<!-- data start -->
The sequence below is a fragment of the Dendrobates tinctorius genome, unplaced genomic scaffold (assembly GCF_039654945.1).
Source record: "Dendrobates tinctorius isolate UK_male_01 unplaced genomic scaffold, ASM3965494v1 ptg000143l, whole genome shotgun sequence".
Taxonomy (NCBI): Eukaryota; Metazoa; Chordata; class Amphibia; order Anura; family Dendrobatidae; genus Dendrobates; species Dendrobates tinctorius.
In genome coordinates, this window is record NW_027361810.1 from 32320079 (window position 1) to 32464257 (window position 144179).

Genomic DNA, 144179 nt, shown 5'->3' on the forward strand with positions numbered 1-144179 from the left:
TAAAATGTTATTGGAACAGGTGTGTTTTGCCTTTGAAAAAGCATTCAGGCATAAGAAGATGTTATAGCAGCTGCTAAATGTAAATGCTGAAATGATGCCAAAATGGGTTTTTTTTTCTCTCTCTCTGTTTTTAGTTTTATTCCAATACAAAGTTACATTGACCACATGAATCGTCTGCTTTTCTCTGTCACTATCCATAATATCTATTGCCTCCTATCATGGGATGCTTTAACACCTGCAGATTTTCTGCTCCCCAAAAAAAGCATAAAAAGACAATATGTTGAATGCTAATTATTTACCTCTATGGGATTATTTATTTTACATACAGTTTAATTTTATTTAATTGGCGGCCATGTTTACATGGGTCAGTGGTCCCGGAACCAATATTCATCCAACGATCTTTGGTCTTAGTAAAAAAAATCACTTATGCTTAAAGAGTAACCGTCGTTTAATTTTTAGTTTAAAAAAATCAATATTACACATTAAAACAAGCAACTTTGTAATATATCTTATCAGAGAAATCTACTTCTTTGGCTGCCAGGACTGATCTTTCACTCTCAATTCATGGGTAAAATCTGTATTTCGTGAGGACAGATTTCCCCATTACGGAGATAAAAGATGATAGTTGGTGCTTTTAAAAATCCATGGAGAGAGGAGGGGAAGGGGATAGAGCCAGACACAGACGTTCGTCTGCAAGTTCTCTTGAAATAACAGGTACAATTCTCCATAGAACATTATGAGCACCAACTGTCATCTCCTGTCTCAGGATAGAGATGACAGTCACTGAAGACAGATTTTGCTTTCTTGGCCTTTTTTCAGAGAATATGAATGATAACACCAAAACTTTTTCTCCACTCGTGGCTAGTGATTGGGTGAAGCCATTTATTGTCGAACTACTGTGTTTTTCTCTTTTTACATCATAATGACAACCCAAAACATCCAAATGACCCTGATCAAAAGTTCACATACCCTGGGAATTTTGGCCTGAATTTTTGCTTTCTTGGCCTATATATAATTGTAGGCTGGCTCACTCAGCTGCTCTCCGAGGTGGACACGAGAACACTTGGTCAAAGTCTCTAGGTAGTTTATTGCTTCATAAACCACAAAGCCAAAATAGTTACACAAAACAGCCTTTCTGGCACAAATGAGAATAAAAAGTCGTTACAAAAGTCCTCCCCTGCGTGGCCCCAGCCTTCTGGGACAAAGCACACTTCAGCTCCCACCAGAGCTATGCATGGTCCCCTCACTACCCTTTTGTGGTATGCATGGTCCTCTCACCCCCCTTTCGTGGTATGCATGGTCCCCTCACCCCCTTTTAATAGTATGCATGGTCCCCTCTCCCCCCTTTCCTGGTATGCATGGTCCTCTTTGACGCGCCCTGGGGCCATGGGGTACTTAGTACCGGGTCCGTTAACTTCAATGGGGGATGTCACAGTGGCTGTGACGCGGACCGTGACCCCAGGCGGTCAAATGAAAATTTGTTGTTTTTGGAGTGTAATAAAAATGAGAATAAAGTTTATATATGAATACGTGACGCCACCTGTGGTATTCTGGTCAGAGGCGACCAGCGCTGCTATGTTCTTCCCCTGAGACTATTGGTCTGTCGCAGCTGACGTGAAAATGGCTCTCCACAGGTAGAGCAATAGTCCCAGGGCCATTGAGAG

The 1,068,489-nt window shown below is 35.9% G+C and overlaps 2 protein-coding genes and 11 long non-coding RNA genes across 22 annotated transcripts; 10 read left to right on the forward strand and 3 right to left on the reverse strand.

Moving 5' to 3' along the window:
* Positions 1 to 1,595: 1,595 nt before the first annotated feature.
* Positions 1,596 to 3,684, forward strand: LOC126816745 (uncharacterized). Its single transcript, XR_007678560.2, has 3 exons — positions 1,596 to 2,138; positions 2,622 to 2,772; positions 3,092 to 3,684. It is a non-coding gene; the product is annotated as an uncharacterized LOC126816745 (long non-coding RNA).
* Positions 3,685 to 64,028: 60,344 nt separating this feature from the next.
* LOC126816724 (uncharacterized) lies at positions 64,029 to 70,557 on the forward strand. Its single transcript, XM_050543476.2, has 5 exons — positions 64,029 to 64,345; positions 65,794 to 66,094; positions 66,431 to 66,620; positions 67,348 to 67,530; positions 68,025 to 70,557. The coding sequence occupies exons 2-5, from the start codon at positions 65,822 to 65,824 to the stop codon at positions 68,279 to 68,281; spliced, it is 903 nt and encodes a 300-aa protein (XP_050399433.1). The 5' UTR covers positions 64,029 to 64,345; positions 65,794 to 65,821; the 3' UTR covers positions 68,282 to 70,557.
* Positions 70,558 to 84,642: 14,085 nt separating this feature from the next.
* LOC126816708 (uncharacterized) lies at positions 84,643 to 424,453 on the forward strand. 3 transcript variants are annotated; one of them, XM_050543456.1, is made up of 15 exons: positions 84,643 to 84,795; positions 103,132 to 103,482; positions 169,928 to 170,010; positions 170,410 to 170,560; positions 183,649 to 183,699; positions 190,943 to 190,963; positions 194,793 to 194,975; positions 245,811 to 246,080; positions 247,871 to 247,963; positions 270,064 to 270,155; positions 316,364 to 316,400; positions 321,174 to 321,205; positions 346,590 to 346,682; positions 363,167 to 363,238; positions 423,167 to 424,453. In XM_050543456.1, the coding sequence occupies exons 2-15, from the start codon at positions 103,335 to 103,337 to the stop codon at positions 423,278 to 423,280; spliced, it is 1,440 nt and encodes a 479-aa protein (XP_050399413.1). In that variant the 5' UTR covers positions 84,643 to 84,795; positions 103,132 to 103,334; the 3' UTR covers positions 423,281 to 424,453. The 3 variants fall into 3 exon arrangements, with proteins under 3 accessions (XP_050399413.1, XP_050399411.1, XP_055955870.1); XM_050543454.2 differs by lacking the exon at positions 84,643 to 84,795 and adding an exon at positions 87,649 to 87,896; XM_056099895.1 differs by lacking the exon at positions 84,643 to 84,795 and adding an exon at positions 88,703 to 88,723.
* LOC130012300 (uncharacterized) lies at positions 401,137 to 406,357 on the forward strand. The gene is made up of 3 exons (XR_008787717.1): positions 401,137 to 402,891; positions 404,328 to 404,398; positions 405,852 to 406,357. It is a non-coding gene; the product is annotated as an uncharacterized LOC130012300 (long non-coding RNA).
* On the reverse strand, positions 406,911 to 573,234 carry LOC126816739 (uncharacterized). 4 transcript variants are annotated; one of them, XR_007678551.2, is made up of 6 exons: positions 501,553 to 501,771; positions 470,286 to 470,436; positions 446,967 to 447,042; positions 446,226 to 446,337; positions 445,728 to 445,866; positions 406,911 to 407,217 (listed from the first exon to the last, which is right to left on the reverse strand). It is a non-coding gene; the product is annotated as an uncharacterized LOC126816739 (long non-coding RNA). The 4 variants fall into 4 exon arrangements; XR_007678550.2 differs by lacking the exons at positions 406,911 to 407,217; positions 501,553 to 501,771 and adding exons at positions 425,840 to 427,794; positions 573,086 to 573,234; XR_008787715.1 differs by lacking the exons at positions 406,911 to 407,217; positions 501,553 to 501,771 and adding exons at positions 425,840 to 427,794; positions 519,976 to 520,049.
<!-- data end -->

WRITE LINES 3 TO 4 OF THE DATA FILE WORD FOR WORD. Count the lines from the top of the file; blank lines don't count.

Taxonomy (NCBI): Eukaryota; Metazoa; Chordata; class Amphibia; order Anura; family Dendrobatidae; genus Dendrobates; species Dendrobates tinctorius.
In genome coordinates, this window is record NW_027361810.1 from 32320079 (window position 1) to 32464257 (window position 144179).